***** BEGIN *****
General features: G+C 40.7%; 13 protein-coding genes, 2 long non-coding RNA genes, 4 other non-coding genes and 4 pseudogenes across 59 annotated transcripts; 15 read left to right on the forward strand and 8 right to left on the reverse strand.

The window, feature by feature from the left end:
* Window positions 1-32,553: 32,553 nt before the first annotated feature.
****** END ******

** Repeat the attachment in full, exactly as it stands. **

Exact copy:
General features: G+C 40.7%; 13 protein-coding genes, 2 long non-coding RNA genes, 4 other non-coding genes and 4 pseudogenes across 59 annotated transcripts; 15 read left to right on the forward strand and 8 right to left on the reverse strand.

The window, feature by feature from the left end:
* Window positions 1-32,553: 32,553 nt before the first annotated feature.